(Ed note: This week Edward Hirsch is presenting terms from his new book, A Poet’s Glossary, a compendium of forms, devices, groups, movements, isms, aesthetics, folklore, rhetorical terms. Find yesterday's post here. sdh)
I’d like to close my week with the notion of sincerity and the idea of the accursed poet.
sincerity Sincerity, which Lionel Trilling defines as “a congruence between avowal and actual feeling,” was a negligible term in criticism until the second half of the eighteenth century when it came into vogue with Jean-Jacques Rousseau’s Confessions, an autobiography of unprecedented frankness completed in 1769, and Goethe’s The Sorrows of Young Werther (1774), an early novel that passionately exalted feeling and attacked rationalism in the name of sincerity. The Romantic poets placed a high value on the uniqueness of individual experience. They made the expression of powerful emotion, what Keats calls “the true voice of feeling,” a crucial touchstone, a raison d’etre for poetry itself. Romantic sincerity, like Romantic spontaneity, was an artful construction that gave the feeling of an utterly authentic relationship between the poet and his subject without any intervening artifice. “There is nothing of the conventional craft of artificial writers,” Leigh Hunt said about Keats’s luxurious poem “The Eve of St. Agnes”: “All flows out of sincerity and passion.”
There are two counter-movements related to sincerity in the second half of the nineteenth century. On one hand, Victorian poets and critics gave greater moral weight to the idea of sincerity. Writing from the heart, the appearance of sincerity, became a measure of poetic integrity. The most genuine poetry corresponded to the poet’s deepest state of mind. Matthew Arnold spoke of “the high seriousness which comes from absolute sincerity.” On the other hand, as Nietzsche said, “Every profound spirit needs a mask,” and insincerity, the idea of a dramatic pose, also gained traction. Charles Baudelaire enshrined the idea of the dandy, a cultivated figure, and Robert Browning created the fictive speakers of the dramatic monologue, a type of poem that marginalizes the idea of poetic sincerity. The advantage of posing would culminate in Oscar Wilde’s aphorism, “Man is least himself when he talks in his own person. Give him a mask and he will tell you the truth.”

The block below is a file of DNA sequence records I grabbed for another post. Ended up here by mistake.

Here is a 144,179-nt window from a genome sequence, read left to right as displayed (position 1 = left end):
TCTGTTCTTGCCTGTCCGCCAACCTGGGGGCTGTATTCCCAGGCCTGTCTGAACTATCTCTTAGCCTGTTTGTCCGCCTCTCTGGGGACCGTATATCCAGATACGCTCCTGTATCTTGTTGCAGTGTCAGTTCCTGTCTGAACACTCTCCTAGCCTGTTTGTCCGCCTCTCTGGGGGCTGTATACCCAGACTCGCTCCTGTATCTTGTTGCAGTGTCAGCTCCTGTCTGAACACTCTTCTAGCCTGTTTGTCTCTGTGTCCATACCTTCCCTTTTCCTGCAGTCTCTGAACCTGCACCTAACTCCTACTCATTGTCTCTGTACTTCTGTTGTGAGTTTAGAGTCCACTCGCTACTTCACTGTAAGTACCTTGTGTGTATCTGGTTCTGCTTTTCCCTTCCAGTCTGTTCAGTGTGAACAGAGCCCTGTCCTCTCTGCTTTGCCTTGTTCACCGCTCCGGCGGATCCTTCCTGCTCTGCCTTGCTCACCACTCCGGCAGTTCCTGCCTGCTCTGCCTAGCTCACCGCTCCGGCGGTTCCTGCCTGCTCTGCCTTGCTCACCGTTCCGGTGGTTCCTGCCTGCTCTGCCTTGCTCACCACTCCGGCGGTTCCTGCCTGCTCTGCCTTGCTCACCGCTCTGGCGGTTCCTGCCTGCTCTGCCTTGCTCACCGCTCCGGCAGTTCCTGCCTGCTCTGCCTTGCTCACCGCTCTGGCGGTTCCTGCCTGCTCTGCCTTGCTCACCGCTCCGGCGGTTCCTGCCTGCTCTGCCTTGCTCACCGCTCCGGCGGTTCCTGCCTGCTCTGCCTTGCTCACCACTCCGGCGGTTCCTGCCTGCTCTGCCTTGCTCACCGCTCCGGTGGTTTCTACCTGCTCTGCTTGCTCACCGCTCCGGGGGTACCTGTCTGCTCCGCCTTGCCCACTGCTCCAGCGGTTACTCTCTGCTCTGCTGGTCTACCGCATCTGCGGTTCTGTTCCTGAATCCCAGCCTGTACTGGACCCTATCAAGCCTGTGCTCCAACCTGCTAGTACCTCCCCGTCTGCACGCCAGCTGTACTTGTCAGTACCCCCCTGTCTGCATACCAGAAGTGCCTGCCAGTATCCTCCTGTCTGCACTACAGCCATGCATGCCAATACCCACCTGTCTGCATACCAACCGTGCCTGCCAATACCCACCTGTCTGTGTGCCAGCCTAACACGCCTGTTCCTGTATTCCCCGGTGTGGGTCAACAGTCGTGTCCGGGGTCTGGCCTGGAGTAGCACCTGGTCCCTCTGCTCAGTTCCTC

The true voice of feeling speaks in many registers. The modernist poets entered poetry by taking on different personas, which they made a central feature of their work. They also shifted the idea of sincerity away from self-expression, the honest transcription of feeling, towards verbal accuracy, artistic precision. Sincerity is reflected in making. Ezra Pound said, “I believe in technique as the test of a man’s sincerity.”
poète maudit French: “accursed poet.” A French term for the poet as outsider, lost, unrecognized, ill-fated, rejected by bourgeois society, damned. Poets who are criminally inclined or socially off-kilter, prone to alcohol or drugs, crazy or suicidal, are often labeled poètes maudits. Alfred de Vigny coined the term in 1832 in his philosophical narrative, Stello, in which he argues that poets such as André Chénier and Thomas Chatterton come to unhappy ends because they belong to “a race always cursed by the powerful of the earth.” Paul Verlaine subsequently took Les poétes maudits (1884) as the title of his homage to six symbolist poets: Tristan Corbière, Arthur Rimbaud, Stéphane Mallarmé, Marceline Desbordes-Valmore, Villiers de ‘l’Isle-Adam, and Pauvre Lélian (an anagram for Paul Verlaine himself). The fifteenth-century French rascal François Villon is the prototype of the poète maudit. The shadow of mental breakdown hangs over such eighteenth-century poets as William Cowper and Christopher Smart, who described his agony: “For in my nature I quested for beauty, but God, God, hath sent me to sea for pearls” (Jubilate Agno). Pierre Seghers redeploys the term in his 1972 anthology, Poètes maudits d’aujourd’hui (The Accursed Poets of Today). The curse can be a description, a cliché, a mode of praise, or all three at once. “Les Maudits,” Robert Lowell writes in his poem “For John Berryman, “the compliment / each American generation / pays itself in passing.”
“Excerpted from A POET’S GLOSSARY by Edward Hirsch. Copyright © 2014 by Edward Hirsch. Used by permission of Houghton Mifflin Harcourt Publishing Company. All rights reserved.”